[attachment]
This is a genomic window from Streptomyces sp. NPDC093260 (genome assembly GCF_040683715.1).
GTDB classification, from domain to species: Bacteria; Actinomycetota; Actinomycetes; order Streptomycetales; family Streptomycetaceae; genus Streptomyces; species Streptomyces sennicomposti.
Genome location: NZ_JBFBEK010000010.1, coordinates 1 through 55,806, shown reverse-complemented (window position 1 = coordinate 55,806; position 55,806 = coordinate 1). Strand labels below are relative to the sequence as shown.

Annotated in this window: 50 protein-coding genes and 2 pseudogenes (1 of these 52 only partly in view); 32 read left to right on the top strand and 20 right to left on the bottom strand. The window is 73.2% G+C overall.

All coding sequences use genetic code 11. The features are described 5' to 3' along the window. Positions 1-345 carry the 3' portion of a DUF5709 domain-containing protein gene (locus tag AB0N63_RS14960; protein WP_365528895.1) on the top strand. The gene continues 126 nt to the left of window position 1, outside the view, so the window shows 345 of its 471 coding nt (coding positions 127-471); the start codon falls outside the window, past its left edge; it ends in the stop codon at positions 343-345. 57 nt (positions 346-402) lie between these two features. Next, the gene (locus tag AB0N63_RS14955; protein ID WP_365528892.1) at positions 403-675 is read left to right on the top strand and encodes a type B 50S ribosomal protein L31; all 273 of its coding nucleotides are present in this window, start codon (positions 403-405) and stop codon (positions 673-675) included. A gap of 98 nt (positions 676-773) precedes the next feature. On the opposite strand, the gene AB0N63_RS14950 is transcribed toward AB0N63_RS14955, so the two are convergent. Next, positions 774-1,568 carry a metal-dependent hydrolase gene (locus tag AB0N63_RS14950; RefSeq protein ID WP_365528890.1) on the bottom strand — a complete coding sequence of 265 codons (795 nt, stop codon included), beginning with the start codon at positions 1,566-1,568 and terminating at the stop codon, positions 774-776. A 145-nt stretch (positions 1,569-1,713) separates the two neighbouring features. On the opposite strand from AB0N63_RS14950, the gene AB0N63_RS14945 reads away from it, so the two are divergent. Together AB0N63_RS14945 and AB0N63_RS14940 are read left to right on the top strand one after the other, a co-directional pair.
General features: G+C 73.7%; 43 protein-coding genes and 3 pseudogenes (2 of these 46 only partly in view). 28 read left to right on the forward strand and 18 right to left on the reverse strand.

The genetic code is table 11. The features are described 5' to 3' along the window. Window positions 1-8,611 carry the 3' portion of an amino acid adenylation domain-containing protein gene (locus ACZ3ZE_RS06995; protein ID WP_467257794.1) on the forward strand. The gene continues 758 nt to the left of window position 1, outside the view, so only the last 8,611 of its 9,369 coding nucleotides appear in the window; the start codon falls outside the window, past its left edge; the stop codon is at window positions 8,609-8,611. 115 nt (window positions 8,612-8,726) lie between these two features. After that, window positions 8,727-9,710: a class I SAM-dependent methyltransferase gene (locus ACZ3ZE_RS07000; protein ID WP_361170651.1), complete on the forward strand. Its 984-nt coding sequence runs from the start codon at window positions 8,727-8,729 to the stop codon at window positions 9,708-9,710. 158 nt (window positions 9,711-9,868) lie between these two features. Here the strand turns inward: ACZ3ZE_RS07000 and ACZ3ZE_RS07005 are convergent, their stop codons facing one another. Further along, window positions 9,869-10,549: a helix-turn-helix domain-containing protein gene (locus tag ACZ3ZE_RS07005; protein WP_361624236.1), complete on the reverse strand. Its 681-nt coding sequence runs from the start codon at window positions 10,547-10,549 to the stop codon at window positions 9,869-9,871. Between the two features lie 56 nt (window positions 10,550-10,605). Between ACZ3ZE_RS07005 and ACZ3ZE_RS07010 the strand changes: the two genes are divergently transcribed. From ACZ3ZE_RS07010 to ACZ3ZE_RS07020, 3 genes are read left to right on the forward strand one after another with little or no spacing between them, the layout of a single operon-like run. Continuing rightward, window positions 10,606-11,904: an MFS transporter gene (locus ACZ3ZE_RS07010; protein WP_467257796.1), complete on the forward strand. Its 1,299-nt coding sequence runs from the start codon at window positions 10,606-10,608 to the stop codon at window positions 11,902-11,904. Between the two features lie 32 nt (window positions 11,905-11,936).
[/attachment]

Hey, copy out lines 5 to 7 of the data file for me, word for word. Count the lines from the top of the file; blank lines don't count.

All coding sequences use genetic code 11. The features are described 5' to 3' along the window. Positions 1-345 carry the 3' portion of a DUF5709 domain-containing protein gene (locus tag AB0N63_RS14960; protein WP_365528895.1) on the top strand. The gene continues 126 nt to the left of window position 1, outside the view, so the window shows 345 of its 471 coding nt (coding positions 127-471); the start codon falls outside the window, past its left edge; it ends in the stop codon at positions 343-345. 57 nt (positions 346-402) lie between these two features. Next, the gene (locus tag AB0N63_RS14955; protein ID WP_365528892.1) at positions 403-675 is read left to right on the top strand and encodes a type B 50S ribosomal protein L31; all 273 of its coding nucleotides are present in this window, start codon (positions 403-405) and stop codon (positions 673-675) included. A gap of 98 nt (positions 676-773) precedes the next feature. On the opposite strand, the gene AB0N63_RS14950 is transcribed toward AB0N63_RS14955, so the two are convergent. Next, positions 774-1,568 carry a metal-dependent hydrolase gene (locus tag AB0N63_RS14950; RefSeq protein ID WP_365528890.1) on the bottom strand — a complete coding sequence of 265 codons (795 nt, stop codon included), beginning with the start codon at positions 1,566-1,568 and terminating at the stop codon, positions 774-776. A 145-nt stretch (positions 1,569-1,713) separates the two neighbouring features. On the opposite strand from AB0N63_RS14950, the gene AB0N63_RS14945 reads away from it, so the two are divergent. Together AB0N63_RS14945 and AB0N63_RS14940 are read left to right on the top strand one after the other, a co-directional pair.
General features: G+C 73.7%; 43 protein-coding genes and 3 pseudogenes (2 of these 46 only partly in view). 28 read left to right on the forward strand and 18 right to left on the reverse strand.

The genetic code is table 11. The features are described 5' to 3' along the window. Window positions 1-8,611 carry the 3' portion of an amino acid adenylation domain-containing protein gene (locus ACZ3ZE_RS06995; protein ID WP_467257794.1) on the forward strand. The gene continues 758 nt to the left of window position 1, outside the view, so only the last 8,611 of its 9,369 coding nucleotides appear in the window; the start codon falls outside the window, past its left edge; the stop codon is at window positions 8,609-8,611. 115 nt (window positions 8,612-8,726) lie between these two features. After that, window positions 8,727-9,710: a class I SAM-dependent methyltransferase gene (locus ACZ3ZE_RS07000; protein ID WP_361170651.1), complete on the forward strand. Its 984-nt coding sequence runs from the start codon at window positions 8,727-8,729 to the stop codon at window positions 9,708-9,710. 158 nt (window positions 9,711-9,868) lie between these two features. Here the strand turns inward: ACZ3ZE_RS07000 and ACZ3ZE_RS07005 are convergent, their stop codons facing one another. Further along, window positions 9,869-10,549: a helix-turn-helix domain-containing protein gene (locus tag ACZ3ZE_RS07005; protein WP_361624236.1), complete on the reverse strand. Its 681-nt coding sequence runs from the start codon at window positions 10,547-10,549 to the stop codon at window positions 9,869-9,871. Between the two features lie 56 nt (window positions 10,550-10,605). Between ACZ3ZE_RS07005 and ACZ3ZE_RS07010 the strand changes: the two genes are divergently transcribed. From ACZ3ZE_RS07010 to ACZ3ZE_RS07020, 3 genes are read left to right on the forward strand one after another with little or no spacing between them, the layout of a single operon-like run. Continuing rightward, window positions 10,606-11,904: an MFS transporter gene (locus ACZ3ZE_RS07010; protein WP_467257796.1), complete on the forward strand. Its 1,299-nt coding sequence runs from the start codon at window positions 10,606-10,608 to the stop codon at window positions 11,902-11,904. Between the two features lie 32 nt (window positions 11,905-11,936).